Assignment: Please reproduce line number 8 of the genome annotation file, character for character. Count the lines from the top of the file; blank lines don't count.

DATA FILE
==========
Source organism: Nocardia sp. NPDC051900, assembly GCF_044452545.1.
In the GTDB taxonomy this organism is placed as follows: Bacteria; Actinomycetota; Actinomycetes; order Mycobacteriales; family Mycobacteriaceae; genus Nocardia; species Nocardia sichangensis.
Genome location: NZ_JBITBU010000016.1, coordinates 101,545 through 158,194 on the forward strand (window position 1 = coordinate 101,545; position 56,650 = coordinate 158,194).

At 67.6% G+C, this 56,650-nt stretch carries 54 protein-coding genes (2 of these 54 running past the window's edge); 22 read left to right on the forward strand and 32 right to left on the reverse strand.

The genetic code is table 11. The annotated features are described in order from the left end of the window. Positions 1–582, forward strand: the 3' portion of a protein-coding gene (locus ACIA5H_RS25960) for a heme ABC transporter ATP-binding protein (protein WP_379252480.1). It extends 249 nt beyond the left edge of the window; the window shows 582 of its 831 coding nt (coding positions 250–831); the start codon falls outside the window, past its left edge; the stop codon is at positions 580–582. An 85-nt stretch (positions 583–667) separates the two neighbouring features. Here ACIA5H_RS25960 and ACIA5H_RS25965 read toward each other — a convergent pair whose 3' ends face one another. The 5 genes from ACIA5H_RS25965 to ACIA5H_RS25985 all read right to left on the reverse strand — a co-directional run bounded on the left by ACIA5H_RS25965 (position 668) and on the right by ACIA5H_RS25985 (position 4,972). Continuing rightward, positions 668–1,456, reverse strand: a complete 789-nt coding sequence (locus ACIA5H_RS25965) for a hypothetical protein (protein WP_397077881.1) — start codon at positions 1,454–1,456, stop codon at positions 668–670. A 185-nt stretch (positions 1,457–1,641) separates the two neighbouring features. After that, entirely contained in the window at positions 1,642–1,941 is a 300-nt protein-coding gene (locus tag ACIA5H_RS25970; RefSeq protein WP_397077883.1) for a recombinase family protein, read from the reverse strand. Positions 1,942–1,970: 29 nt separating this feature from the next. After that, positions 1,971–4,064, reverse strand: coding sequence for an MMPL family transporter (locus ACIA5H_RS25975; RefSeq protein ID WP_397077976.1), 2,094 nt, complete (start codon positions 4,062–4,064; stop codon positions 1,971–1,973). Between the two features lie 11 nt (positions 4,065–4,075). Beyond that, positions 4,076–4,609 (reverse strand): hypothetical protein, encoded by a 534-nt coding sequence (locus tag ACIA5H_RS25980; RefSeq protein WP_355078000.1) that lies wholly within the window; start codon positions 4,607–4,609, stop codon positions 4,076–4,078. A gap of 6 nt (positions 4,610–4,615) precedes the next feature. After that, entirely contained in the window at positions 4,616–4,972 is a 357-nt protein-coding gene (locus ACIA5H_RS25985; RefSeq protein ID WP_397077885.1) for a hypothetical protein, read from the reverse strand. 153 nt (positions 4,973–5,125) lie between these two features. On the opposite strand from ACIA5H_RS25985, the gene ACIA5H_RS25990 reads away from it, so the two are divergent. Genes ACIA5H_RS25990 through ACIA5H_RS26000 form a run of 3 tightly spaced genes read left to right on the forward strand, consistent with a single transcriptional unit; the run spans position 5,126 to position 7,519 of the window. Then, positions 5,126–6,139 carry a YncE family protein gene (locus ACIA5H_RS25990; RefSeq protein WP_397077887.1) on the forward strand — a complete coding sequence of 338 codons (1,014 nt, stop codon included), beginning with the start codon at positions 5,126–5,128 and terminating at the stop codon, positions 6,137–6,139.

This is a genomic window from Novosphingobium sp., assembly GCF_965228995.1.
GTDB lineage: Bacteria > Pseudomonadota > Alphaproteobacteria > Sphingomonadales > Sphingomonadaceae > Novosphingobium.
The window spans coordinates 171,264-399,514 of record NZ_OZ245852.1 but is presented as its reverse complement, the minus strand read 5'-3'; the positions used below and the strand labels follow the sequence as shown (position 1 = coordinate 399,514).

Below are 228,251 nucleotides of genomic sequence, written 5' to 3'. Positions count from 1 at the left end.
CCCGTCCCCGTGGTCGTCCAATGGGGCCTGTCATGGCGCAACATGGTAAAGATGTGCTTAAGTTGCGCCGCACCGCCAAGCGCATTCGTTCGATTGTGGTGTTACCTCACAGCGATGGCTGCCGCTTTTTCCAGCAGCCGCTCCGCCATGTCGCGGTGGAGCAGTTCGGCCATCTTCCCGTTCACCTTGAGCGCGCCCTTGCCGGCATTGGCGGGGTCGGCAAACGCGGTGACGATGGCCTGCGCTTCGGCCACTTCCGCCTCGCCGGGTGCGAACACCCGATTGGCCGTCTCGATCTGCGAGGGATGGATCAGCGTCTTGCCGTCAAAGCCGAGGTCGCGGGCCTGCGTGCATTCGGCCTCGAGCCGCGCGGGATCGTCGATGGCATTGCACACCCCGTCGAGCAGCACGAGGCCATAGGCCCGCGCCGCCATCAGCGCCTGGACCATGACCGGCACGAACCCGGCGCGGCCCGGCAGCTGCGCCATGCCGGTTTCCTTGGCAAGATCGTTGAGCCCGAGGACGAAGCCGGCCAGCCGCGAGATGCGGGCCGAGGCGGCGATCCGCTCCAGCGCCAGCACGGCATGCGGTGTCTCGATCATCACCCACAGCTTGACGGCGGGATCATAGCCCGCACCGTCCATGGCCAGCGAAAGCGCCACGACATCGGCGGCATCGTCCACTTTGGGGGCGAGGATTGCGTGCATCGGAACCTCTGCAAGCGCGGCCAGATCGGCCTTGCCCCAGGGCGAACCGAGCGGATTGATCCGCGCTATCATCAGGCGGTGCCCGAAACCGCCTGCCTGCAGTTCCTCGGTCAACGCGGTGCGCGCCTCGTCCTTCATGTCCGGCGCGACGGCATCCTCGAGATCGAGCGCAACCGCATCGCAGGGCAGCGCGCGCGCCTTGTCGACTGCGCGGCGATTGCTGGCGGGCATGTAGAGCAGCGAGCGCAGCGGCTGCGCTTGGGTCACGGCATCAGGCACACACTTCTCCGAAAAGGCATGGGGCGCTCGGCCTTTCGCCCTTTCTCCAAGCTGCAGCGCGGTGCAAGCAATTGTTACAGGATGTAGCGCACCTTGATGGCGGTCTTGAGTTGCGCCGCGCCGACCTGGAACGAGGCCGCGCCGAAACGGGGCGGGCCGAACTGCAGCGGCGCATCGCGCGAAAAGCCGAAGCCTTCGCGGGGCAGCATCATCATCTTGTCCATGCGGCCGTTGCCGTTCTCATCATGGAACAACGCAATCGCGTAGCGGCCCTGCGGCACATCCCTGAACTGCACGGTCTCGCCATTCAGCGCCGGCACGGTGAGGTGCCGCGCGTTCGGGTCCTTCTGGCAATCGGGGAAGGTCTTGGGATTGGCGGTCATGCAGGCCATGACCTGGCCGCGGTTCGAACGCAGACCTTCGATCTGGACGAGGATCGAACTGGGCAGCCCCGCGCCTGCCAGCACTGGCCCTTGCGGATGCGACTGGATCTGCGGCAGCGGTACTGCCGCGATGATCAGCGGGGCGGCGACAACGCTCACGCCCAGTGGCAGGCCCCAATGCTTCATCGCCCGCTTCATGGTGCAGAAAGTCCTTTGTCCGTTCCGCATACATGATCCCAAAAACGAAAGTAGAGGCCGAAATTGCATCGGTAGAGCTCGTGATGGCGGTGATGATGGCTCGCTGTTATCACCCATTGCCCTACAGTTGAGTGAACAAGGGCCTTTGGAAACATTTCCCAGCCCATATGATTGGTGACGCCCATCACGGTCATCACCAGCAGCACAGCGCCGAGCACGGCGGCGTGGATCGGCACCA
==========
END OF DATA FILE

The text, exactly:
The window spans coordinates 171,264-399,514 of record NZ_OZ245852.1 but is presented as its reverse complement, the minus strand read 5'-3'; the positions used below and the strand labels follow the sequence as shown (position 1 = coordinate 399,514).